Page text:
Two-thirds of estate agents say there are fewer house buyers since the start of tougher mortgage checks last year

  • Mortgage lending down on last year despite strong up-turn in March 
  • Rules stopping 'second-steppers' moving up the ladder
  • Now takes 50 days to receive a mortgage offer 

Two-thirds of estate agents say there a fewer buyers looking for homes than a year ago as a result of tougher mortgage lending rules.

The National Association of Estate Agents said 65 per cent of its members were reporting a fall in buyer numbers since the mortgage market review reforms were introduced, a year ago on Sunday.

The fall in demand has contributing to a weakening of the housing market versus a year ago when agents in property hot-spots were reporting sealed bids and open house viewings that drove sale prices higher.

Buyer beware: Appetite for property is string but buyers are failing mortgage checks

Buyer beware: Appetite for property is string but buyers are failing mortgage checks

The MMR rules now require lenders to conduct tougher checks on mortgage applicants including whether they could afford their repayments if, at any stage in the first five years of the loan, the Bank of England base rate were to rise by 3 percentage points. This would take the typical mortgage rate to near 7 per cent.

The effect of the rules has been to slow the mortgage process but there are now also signs they have led to an overall reduction in the the numbers being granted a mortgage.

Mark Hayward, managing director of the National Association of Estate Agents, said: 'We can now really see the substantial effects [MMR] has had on the property market. The new rules, which introduced stricter guidelines for lenders, has led to two thirds of NAEA estate agents reporting a decrease in the number of buyers.

'A drop in the number of buyers is the direct result of a slow-down in acceptance of mortgages, with it now taking an average of 50 days to receive a mortgage offer. This increases the risk that sales won’t go through and puts unnecessary pressure on any chain transactions.'

He added that the number of buyers still outstripped the number of properties for sale and that sellers were still achieving bids for their homes quickly. However, more buyers were then having to pull out of purchases because MMR checks made after the initial mortgage offer in principle were flagging up problems with their applications.

The rules were also limiting the number of homes being put up for sale as existing owners became trapped in their current mortgage deal.

Mr Hayward said: 'The rules are hitting second-steppers. Those who bought in 2006 or 2007 and who need to move up the ladder, perhaps after the birth of a child, are finding they cannot get a new mortgage under the new rules.'

 'There was an improvement through last year as lenders got used to the rules, but this seems to have got worse again since the start of this year', he added.  

The impact of the new rules has also been noted at the Bank of England. In minutes from the latest meeting of the Bank's monetary policy committee, released yesterday, members noted that the MMR had 'had a more durable effect on borrower and lender behaviour than had first been anticipated'.

The Bank of England has introduced its own curbs on mortgage lending during the past year. It now requires lenders to limit mortgages amounting to more than four and a half times a borrower's income to just 15 per cent of new loans.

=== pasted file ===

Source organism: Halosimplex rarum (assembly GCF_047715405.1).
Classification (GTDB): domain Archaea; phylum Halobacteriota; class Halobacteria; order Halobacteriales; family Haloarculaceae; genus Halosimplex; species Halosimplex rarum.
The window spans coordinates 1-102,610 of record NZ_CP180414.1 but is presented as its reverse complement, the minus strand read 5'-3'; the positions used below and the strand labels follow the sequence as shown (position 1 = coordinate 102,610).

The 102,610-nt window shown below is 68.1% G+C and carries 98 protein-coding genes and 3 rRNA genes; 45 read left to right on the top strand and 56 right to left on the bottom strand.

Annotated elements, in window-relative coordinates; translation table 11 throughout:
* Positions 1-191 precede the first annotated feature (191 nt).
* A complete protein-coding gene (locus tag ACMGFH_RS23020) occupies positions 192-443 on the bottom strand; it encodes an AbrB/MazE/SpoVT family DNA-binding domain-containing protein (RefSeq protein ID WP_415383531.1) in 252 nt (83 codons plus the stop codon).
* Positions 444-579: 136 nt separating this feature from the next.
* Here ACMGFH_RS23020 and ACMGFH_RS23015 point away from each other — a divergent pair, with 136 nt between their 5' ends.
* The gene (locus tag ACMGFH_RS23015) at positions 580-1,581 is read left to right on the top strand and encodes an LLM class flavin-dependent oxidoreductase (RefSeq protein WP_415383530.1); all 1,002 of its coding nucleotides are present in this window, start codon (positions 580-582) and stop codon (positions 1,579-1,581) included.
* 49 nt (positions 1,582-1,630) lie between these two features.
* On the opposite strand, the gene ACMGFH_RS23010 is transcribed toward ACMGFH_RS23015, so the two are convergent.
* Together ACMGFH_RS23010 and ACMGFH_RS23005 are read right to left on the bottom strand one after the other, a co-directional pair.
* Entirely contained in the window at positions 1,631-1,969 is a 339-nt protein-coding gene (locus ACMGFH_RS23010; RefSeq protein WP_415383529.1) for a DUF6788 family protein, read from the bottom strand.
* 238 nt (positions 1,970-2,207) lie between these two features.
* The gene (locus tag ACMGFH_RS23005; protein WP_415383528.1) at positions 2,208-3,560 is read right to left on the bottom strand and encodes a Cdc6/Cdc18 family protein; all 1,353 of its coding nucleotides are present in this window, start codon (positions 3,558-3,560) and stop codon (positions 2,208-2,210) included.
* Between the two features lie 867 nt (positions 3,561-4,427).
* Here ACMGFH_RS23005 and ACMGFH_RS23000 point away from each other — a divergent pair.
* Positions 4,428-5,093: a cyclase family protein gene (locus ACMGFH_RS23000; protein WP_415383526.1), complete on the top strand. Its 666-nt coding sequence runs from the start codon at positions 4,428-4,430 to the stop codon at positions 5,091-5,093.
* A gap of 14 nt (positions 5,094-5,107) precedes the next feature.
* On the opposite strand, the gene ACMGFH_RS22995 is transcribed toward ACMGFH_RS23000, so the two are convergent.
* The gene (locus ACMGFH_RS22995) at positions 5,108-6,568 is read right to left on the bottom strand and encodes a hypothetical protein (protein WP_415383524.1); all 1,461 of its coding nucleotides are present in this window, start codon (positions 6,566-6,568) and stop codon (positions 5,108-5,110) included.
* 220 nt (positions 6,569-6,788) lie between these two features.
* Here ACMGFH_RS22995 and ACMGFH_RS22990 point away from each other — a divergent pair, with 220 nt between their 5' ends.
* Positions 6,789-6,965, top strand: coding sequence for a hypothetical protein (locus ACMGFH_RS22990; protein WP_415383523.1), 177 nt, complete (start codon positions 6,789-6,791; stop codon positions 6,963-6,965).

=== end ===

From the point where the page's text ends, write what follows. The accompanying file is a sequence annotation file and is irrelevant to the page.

Separate data on lending from the Bank of England today showed that mortgages are getting cheaper. 

The Bank reported that effective rate on new mortgages - what borrowers actually pay - fell in the three months to February, continuing the decline since late 2014.

Quoted fixed mortgage rates, which are indicators of the rate offered to borrowers, fell in the first quarter of 2015 compared to the previous quarter. There were falls in rates on 75 per cent loan to value fixed-rate mortgages and even sharper falls on 95 per cent LTV mortgages. 

Cheaper loans: Effective interest rates on new fixed-rate and floating-rate mortgages(

Cheaper loans: Effective interest rates on new fixed-rate and floating-rate mortgages(

Despite falls in loan prices, mortgage lending has been lower in the first part of 2015 than in the same period of 2014, before the MMR rules were introduced.

The Council of Mortgage Lenders today estimated gross mortgage lending for the first quarter of this year was £44.9billion - 12 per cent lower that the last three months of 2014, and 3 per cent lower than the first quarter of 2014.

However, there has been a marked improvement in lending in the past month, helped by the property market's traditional spring bounce. Gross mortgage lending reached £16.5billion in March, 21 per cent higher than February and 7 per cent higher than March last year.

The CML added: 'This might seem like a significant jump, but after stripping out seasonal factors and accounting for trading days, the underlying trend is one of a gentle rise.'

The CML's chief economist Bob Pannell said that an overhaul of stamp duty in December last year should help mortgage lending to continue to strengthen in the coming months. The change to stamp duty has made the tax cheaper for the majority of home buyers who are liable to pay it.

He said: 'The underlying lending picture is stabilising. Sentiment and activity are showing early signs of improvement, and should be further supported by the effects of stamp duty reform. We expect to see lending strengthen over the next few months, albeit from a relatively sluggish start in 2015.' 

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